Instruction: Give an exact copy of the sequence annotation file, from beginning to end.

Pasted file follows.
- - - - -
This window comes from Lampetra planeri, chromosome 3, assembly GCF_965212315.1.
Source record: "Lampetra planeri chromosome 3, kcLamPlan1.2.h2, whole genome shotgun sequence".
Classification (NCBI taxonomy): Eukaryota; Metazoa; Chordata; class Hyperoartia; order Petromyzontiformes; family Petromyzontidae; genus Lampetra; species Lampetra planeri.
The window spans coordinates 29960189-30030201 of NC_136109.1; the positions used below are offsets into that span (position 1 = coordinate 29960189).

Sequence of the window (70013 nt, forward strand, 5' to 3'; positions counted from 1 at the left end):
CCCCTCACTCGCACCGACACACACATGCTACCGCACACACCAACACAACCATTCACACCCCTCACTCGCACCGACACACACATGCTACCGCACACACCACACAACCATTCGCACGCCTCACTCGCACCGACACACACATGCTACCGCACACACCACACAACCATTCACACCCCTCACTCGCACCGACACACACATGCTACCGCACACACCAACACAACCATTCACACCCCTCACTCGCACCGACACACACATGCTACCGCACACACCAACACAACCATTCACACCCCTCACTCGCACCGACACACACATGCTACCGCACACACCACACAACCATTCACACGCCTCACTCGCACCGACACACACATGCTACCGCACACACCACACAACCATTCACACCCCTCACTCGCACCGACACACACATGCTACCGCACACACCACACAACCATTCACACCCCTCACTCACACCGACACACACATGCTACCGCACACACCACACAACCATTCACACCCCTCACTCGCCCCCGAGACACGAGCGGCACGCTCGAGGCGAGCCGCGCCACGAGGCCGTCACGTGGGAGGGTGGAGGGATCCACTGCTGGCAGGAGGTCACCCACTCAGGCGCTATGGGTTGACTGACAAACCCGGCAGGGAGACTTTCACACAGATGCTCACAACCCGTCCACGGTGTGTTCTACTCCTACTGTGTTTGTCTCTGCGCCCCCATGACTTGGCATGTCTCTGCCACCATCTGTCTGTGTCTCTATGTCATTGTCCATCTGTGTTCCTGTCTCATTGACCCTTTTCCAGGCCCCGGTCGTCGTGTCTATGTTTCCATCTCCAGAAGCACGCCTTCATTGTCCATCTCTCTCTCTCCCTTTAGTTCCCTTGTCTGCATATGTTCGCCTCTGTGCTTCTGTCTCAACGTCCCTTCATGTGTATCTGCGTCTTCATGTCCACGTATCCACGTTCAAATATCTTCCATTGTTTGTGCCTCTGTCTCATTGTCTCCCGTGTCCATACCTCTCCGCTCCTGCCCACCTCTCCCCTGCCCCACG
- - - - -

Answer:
This window comes from Lampetra planeri, chromosome 3, assembly GCF_965212315.1.
Source record: "Lampetra planeri chromosome 3, kcLamPlan1.2.h2, whole genome shotgun sequence".
Classification (NCBI taxonomy): Eukaryota; Metazoa; Chordata; class Hyperoartia; order Petromyzontiformes; family Petromyzontidae; genus Lampetra; species Lampetra planeri.
The window spans coordinates 29960189-30030201 of NC_136109.1; the positions used below are offsets into that span (position 1 = coordinate 29960189).

Sequence of the window (70013 nt, forward strand, 5' to 3'; positions counted from 1 at the left end):
CCCCTCACTCGCACCGACACACACATGCTACCGCACACACCAACACAACCATTCACACCCCTCACTCGCACCGACACACACATGCTACCGCACACACCACACAACCATTCGCACGCCTCACTCGCACCGACACACACATGCTACCGCACACACCACACAACCATTCACACCCCTCACTCGCACCGACACACACATGCTACCGCACACACCAACACAACCATTCACACCCCTCACTCGCACCGACACACACATGCTACCGCACACACCAACACAACCATTCACACCCCTCACTCGCACCGACACACACATGCTACCGCACACACCACACAACCATTCACACGCCTCACTCGCACCGACACACACATGCTACCGCACACACCACACAACCATTCACACCCCTCACTCGCACCGACACACACATGCTACCGCACACACCACACAACCATTCACACCCCTCACTCACACCGACACACACATGCTACCGCACACACCACACAACCATTCACACCCCTCACTCGCCCCCGAGACACGAGCGGCACGCTCGAGGCGAGCCGCGCCACGAGGCCGTCACGTGGGAGGGTGGAGGGATCCACTGCTGGCAGGAGGTCACCCACTCAGGCGCTATGGGTTGACTGACAAACCCGGCAGGGAGACTTTCACACAGATGCTCACAACCCGTCCACGGTGTGTTCTACTCCTACTGTGTTTGTCTCTGCGCCCCCATGACTTGGCATGTCTCTGCCACCATCTGTCTGTGTCTCTATGTCATTGTCCATCTGTGTTCCTGTCTCATTGACCCTTTTCCAGGCCCCGGTCGTCGTGTCTATGTTTCCATCTCCAGAAGCACGCCTTCATTGTCCATCTCTCTCTCTCCCTTTAGTTCCCTTGTCTGCATATGTTCGCCTCTGTGCTTCTGTCTCAACGTCCCTTCATGTGTATCTGCGTCTTCATGTCCACGTATCCACGTTCAAATATCTTCCATTGTTTGTGCCTCTGTCTCATTGTCTCCCGTGTCCATACCTCTCCGCTCCTGCCCACCTCTCCCCTGCCCCACG